New GRB becomes the most distant object known

A Gamma Ray Burst (GRB) that was detected on the 23rd April 2009 has led to the discovery of the most distant object known in the Universe. By studying the infra-red light from an object found at the position of the GRB, astronomers have calculated that it is an incredible 13 billion light years away. This is to say that the explosion actually happened 13 billion years ago, but we have only just found out now because the light has taken that long to reach us. From what we currently think about the age of the Universe, this means that the burst occurred when it was only 630 million years old, a mere one-twentieth of its current age.

Image of the GRB site
Infra-red image of the most distant object in the Universe (circled)
Credit: Gemini North Telescope

GRBs are super-massive bursts of energy that can be seen over great distances. Astronomers believe this particular burst of energy, known as GRB 090423, occured during the explosion of an extremely massive star - an event known as a supernova. The results of the explosion will be visible for several days and will most likely have led to the formation of a small black-hole in the place where the star used to be.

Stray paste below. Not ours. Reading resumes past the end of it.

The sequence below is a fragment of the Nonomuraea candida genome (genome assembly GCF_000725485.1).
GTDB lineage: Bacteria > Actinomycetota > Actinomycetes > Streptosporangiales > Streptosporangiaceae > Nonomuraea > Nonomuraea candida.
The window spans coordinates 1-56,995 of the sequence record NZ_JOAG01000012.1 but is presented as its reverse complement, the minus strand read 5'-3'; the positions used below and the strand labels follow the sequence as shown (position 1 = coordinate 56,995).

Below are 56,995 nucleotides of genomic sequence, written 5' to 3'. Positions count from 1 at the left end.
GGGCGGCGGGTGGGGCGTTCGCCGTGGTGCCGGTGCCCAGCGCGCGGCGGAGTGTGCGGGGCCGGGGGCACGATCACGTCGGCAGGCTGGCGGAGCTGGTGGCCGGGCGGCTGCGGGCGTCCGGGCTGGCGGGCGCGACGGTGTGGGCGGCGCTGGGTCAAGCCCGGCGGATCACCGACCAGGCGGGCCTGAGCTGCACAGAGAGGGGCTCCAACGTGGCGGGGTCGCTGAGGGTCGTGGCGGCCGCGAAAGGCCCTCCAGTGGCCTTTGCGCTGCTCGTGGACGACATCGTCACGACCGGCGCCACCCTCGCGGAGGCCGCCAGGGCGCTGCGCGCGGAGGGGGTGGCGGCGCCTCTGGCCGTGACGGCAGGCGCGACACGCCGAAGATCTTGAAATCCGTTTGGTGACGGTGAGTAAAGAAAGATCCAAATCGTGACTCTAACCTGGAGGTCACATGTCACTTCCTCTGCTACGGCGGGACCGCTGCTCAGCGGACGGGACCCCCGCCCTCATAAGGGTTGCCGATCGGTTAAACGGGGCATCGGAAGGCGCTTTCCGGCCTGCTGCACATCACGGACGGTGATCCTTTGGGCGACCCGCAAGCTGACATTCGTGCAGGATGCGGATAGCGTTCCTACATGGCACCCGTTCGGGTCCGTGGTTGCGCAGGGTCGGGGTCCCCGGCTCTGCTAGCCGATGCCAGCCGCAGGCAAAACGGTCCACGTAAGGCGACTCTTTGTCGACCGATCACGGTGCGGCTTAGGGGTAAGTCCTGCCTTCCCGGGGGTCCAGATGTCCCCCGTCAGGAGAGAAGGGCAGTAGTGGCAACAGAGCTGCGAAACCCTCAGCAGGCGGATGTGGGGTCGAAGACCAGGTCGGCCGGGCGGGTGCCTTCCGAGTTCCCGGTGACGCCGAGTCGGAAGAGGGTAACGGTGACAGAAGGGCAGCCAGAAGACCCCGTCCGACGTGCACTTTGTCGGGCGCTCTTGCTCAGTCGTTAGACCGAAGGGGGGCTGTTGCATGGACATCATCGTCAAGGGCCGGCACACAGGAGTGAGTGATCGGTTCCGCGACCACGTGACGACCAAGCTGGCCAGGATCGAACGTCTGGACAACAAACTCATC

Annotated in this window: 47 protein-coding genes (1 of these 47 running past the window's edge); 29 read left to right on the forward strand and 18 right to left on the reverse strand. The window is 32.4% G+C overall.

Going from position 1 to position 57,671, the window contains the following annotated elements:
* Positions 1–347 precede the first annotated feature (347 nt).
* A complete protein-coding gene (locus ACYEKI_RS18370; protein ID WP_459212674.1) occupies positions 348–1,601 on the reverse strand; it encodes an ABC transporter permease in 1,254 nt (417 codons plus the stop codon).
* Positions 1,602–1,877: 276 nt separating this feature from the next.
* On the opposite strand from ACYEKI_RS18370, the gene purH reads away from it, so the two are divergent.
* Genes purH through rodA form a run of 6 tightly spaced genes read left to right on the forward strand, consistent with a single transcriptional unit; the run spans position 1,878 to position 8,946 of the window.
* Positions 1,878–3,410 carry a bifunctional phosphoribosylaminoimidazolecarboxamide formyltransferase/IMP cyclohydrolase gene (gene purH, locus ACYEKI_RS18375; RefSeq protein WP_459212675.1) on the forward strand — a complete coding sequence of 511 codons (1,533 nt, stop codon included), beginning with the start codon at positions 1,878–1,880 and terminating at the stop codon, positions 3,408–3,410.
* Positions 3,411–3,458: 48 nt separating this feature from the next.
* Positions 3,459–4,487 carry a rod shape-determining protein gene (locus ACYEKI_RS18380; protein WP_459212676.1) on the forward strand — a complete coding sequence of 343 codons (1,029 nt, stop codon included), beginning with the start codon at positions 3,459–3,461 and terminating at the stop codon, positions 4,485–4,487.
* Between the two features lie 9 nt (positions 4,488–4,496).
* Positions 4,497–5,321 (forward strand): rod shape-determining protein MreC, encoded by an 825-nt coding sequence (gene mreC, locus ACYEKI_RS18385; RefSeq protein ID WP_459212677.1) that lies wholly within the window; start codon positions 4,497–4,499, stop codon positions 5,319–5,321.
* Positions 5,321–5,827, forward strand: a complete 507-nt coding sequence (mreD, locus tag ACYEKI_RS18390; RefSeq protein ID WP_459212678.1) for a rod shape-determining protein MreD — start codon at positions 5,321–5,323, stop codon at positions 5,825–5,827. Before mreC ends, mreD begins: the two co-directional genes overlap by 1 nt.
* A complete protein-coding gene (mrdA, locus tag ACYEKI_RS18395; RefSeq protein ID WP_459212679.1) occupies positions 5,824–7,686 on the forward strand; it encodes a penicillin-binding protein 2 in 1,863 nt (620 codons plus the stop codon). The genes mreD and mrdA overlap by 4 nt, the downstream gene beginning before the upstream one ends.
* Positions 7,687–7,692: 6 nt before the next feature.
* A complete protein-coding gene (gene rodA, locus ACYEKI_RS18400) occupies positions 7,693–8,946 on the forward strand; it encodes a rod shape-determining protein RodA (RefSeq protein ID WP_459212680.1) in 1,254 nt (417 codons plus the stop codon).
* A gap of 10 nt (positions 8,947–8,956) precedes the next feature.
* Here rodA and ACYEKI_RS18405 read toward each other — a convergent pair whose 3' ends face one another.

Although the burst only lasted for 10 seconds, it was immediately detected by the Swift Satellite, which quickly directed ground-based observatories to observe the new target. The spectrum of the object was then used to calculate the redshift of the object. Redshift is the measure astronomers use to deduce the distance of far off objects, like galaxies.

Graph of distant objects
Graph showing the age of the GRB in relation to previously known objects
Credit: Edo Berger Harvard/CfA

From the above graph, it can be seen that the new discovery is way ahead of all previously known 'most distant' objects, and comes from a chaotic time during the early history of the Universe when galaxies were just starting to form.